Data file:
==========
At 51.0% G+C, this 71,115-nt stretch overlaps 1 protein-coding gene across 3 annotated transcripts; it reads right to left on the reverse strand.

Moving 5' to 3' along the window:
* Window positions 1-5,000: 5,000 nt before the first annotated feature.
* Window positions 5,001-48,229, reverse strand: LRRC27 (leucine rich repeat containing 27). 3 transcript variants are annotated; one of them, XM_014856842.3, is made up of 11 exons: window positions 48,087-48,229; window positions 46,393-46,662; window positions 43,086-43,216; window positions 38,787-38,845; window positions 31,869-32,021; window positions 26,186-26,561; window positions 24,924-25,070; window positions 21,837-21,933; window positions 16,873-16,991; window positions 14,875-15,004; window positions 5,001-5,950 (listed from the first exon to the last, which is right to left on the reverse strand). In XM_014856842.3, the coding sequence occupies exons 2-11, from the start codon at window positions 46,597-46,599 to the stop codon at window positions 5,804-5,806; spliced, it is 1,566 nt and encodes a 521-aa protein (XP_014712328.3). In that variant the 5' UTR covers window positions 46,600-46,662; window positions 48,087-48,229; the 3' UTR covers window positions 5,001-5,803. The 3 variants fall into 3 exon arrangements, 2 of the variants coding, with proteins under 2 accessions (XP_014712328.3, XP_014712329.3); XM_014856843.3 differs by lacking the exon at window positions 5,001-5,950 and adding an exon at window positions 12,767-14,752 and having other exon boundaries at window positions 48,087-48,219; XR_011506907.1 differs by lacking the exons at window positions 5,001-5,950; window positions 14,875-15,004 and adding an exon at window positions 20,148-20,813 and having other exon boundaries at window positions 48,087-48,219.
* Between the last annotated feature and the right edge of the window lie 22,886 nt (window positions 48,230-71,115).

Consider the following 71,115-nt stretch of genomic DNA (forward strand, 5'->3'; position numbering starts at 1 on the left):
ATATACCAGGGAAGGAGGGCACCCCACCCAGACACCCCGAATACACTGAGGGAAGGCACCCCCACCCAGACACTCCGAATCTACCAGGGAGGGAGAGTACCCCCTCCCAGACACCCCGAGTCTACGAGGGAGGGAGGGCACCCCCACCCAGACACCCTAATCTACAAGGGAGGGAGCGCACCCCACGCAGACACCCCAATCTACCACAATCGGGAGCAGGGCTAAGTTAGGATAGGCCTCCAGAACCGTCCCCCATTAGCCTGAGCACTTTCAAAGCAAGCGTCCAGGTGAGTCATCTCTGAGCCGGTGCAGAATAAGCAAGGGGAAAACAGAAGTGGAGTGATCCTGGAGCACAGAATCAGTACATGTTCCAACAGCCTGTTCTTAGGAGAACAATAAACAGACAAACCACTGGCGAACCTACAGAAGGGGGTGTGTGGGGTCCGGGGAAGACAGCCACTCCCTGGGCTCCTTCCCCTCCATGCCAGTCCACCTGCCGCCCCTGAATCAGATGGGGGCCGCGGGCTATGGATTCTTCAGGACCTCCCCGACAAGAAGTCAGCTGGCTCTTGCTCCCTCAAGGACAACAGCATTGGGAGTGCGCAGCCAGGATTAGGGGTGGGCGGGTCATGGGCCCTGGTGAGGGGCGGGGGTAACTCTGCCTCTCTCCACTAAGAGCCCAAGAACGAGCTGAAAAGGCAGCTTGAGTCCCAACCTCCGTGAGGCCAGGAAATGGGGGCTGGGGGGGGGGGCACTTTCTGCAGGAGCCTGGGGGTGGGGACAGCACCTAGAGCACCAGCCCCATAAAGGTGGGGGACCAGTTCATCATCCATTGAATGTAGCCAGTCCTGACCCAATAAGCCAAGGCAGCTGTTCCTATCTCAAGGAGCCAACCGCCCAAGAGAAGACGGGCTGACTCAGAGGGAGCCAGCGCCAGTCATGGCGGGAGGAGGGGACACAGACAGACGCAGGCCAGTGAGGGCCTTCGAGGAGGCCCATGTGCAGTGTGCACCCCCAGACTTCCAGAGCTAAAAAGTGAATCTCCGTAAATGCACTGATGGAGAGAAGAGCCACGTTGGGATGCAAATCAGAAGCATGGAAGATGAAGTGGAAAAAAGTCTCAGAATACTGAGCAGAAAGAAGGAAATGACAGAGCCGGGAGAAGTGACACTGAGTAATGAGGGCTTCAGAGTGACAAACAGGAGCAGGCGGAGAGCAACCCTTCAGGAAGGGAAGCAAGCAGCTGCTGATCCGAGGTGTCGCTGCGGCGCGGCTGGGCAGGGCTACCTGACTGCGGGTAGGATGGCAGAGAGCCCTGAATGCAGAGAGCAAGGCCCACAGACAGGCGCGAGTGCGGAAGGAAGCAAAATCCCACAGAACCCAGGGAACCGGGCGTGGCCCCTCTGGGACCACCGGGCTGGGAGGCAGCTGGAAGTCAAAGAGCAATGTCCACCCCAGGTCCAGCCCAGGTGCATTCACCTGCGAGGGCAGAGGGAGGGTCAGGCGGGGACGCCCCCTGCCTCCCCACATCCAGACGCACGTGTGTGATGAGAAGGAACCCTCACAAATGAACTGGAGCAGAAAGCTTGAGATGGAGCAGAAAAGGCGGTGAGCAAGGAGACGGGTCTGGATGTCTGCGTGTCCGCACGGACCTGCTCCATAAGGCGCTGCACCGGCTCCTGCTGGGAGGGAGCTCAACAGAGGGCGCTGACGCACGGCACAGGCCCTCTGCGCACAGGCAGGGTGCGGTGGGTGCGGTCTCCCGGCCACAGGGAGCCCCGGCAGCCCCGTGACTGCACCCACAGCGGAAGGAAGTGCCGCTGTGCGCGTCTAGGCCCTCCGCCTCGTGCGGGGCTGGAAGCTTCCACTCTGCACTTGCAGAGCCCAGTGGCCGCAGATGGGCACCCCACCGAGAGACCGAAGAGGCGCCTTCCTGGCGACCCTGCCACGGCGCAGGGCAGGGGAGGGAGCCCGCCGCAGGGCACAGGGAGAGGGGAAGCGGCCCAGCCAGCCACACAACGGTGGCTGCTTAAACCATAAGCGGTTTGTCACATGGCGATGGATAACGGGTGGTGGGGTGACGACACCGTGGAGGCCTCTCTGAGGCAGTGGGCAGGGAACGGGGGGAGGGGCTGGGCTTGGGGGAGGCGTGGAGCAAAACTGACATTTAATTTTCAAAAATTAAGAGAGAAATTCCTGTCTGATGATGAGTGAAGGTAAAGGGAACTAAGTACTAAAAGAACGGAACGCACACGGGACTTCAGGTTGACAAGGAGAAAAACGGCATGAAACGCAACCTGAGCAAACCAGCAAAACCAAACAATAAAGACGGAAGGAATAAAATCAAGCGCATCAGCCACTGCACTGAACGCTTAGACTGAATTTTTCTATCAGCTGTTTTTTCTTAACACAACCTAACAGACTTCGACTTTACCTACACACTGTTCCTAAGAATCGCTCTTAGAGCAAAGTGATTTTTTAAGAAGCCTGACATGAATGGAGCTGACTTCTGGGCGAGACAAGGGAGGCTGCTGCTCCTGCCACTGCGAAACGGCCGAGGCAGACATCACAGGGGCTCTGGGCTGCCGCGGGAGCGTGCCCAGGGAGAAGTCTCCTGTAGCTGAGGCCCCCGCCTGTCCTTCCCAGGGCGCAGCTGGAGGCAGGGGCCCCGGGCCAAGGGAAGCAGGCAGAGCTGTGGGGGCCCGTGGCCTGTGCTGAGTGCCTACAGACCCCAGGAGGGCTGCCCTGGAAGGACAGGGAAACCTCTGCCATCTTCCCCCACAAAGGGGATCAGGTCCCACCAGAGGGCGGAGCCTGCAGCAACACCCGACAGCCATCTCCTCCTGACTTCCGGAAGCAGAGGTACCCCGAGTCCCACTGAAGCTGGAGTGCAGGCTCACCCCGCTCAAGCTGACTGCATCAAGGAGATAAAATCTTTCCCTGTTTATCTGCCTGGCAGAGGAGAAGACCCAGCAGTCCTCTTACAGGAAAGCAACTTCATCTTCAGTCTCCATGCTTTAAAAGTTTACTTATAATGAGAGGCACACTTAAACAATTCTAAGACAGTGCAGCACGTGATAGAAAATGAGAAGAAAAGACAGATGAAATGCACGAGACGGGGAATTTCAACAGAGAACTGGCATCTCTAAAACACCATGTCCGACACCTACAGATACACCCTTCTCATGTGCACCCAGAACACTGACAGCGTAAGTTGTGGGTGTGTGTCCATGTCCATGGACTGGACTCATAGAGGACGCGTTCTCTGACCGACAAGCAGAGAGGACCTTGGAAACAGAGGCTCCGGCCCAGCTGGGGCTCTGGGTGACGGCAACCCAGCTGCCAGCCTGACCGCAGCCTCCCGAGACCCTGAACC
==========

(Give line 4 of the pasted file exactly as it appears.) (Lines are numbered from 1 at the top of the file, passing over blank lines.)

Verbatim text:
* Window positions 5,001-48,229, reverse strand: LRRC27 (leucine rich repeat containing 27). 3 transcript variants are annotated; one of them, XM_014856842.3, is made up of 11 exons: window positions 48,087-48,229; window positions 46,393-46,662; window positions 43,086-43,216; window positions 38,787-38,845; window positions 31,869-32,021; window positions 26,186-26,561; window positions 24,924-25,070; window positions 21,837-21,933; window positions 16,873-16,991; window positions 14,875-15,004; window positions 5,001-5,950 (listed from the first exon to the last, which is right to left on the reverse strand). In XM_014856842.3, the coding sequence occupies exons 2-11, from the start codon at window positions 46,597-46,599 to the stop codon at window positions 5,804-5,806; spliced, it is 1,566 nt and encodes a 521-aa protein (XP_014712328.3). In that variant the 5' UTR covers window positions 46,600-46,662; window positions 48,087-48,229; the 3' UTR covers window positions 5,001-5,803. The 3 variants fall into 3 exon arrangements, 2 of the variants coding, with proteins under 2 accessions (XP_014712328.3, XP_014712329.3); XM_014856843.3 differs by lacking the exon at window positions 5,001-5,950 and adding an exon at window positions 12,767-14,752 and having other exon boundaries at window positions 48,087-48,219; XR_011506907.1 differs by lacking the exons at window positions 5,001-5,950; window positions 14,875-15,004 and adding an exon at window positions 20,148-20,813 and having other exon boundaries at window positions 48,087-48,219.